While health experts the world over are warning that dementia will boom in the years ahead as the global population ages, a new study provides a silver lining to this stark situation.
According to research led by Boston University, the proportional incidence of dementia cases in the US appears to actually be in decline, thanks to a range of general measures boosting things such as cardiovascular health.
While there's no specific remedy for dementia itself – and the prevalence of the illness is still expected to grow with time as more people reach old age than ever before – health advancements in higher-income countries appear to be helping us indirectly push back against the disease.
"Currently, there are no effective treatments to prevent or cure dementia," said neurologist Sudha Seshadri from the Boston University School of Medicine. "However, our study offers hope that some of the dementia cases might be preventable – or at least delayed – through primary (keep the disease process from starting) or secondary (keep it from progressing to clinically obvious dementia) prevention."
These measures won't be able to stop the huge number of dementia cases expected to be diagnosed in the first half of this century, but they will have a positive impact.
"Effective prevention could diminish in some measure the projected explosion in the number of persons affected with the disease in the next few decades," said Seshadri.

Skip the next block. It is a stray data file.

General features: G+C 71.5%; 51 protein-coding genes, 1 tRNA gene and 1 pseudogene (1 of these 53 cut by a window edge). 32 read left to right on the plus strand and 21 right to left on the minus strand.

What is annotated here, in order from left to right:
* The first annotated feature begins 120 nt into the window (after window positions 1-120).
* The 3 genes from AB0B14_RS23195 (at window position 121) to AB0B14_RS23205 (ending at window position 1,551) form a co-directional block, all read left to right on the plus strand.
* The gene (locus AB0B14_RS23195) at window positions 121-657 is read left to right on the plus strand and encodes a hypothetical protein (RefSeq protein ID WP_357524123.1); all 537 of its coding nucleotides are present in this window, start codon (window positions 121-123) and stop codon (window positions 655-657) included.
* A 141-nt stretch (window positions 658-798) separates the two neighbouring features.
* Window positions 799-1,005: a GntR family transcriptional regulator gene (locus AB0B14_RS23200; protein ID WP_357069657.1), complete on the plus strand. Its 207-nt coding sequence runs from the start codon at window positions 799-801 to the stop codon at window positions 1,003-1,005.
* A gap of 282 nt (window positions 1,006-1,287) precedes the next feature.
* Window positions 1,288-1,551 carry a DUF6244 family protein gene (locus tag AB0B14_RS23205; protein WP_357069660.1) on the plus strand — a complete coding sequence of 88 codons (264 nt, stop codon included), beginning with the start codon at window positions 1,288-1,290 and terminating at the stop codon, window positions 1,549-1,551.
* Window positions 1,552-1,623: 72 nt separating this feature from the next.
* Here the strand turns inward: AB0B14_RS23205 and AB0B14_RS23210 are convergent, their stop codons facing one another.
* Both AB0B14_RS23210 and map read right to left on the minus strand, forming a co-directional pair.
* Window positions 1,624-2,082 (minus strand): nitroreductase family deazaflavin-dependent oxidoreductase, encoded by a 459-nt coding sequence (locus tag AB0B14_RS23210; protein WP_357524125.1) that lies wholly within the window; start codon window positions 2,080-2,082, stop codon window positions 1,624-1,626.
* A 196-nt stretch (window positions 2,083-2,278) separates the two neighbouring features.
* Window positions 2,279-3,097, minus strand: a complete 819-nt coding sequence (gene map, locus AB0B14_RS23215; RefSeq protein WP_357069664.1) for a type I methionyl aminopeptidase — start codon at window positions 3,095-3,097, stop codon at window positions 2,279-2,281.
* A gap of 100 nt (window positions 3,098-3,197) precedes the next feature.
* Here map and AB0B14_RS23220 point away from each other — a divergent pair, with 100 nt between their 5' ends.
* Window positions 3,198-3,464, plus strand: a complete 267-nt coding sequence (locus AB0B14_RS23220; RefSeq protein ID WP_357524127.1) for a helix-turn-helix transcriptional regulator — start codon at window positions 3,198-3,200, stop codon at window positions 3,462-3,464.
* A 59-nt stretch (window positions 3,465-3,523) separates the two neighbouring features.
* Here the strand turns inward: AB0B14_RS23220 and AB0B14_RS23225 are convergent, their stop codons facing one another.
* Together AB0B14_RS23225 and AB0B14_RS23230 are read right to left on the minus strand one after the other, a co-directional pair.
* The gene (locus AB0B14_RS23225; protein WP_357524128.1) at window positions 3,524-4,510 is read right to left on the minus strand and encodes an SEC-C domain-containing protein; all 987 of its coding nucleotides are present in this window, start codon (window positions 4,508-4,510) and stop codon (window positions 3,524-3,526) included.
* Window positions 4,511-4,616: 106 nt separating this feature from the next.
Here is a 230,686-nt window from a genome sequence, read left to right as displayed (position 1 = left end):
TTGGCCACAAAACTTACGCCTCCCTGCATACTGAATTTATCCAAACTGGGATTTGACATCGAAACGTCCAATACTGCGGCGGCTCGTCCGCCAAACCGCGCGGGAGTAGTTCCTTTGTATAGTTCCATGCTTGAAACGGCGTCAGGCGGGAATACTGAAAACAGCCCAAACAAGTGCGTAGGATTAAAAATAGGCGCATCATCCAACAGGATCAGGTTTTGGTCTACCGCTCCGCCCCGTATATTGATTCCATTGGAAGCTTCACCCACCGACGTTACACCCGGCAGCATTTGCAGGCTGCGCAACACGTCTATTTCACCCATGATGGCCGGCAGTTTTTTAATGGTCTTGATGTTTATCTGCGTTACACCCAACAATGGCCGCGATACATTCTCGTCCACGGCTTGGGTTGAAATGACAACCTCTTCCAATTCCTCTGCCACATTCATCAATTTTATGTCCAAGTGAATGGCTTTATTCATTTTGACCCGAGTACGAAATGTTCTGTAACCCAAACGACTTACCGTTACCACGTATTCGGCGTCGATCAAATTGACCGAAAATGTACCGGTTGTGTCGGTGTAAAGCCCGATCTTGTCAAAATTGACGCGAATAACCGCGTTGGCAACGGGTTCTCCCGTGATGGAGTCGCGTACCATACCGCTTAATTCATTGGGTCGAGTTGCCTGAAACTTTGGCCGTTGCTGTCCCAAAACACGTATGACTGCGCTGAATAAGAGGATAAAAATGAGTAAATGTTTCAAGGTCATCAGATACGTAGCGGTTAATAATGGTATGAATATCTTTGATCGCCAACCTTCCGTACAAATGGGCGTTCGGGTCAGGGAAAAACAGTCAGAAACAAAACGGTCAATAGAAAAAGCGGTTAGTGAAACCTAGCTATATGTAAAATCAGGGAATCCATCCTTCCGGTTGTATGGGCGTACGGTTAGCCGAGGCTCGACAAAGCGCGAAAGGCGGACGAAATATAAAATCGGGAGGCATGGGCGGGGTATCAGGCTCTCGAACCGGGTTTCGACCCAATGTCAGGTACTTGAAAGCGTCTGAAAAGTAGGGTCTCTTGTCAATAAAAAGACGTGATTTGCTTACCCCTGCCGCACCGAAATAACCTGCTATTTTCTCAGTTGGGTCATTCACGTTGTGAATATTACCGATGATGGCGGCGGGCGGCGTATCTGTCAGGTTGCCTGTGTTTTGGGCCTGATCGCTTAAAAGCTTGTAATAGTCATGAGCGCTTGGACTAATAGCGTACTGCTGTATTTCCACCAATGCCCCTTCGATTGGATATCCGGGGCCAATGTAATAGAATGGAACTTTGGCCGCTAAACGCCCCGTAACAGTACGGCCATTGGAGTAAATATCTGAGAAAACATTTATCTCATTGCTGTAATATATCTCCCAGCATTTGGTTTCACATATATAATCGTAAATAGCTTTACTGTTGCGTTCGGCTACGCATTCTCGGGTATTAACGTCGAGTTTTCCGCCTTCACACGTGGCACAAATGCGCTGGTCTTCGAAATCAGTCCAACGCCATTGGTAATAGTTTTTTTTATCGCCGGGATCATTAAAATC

The researchers based their findings on data from the Framingham Heart Study, a long-running cardiovascular study that originally began in the 1940s and is now onto its third generation of participants. The authors of the present study looked at data from more than 5,000 individuals aged 60 or older who took part in the Framingham research during the 1970s, 1980s, 1990s, and 2000s.
Over a timeframe measuring nearly 40 years, the researchers found the cohort demonstrated a progressive decline in incidence of dementia at a given age, with an average reduction of 20 percent per decade since the 1970s.
The declines correspond to parallel decreases in vascular and heart diseases in the group, although the researchers acknowledge that the trends themselves don't explain the decrease in the incidence of dementia.
Interestingly, the participants who demonstrated the decline in dementia were those who had a high school education or above – a result that puzzles the study's authors.
"Whether education is beneficial in itself or whether education is a marker for other things like poverty and unhealthy lifestyle, we didn't parse that out," Seshadri told Pam Belluck at The New York Times.
The scientists also concede that the findings pertain to a sample population of largely European ancestry, and that broader studies in other environments would be needed to replicate the results. Nonetheless, it's a useful starting point to help scientists refocus on ways of fighting dementia through side avenues.
"[It] is very likely that primary and secondary prevention and better management of cardiovascular diseases and stroke, and their risk factors, might offer new opportunities to slow down the currently projected burden of dementia for the coming years," said one of the team, Carole Dufouil.
With figures indicating the amount of people in the US with Alzheimer's and worldwide with dementia are both expected to roughly triple by 2050, any inroads we can make in preventative measures have to be welcomed with open arms.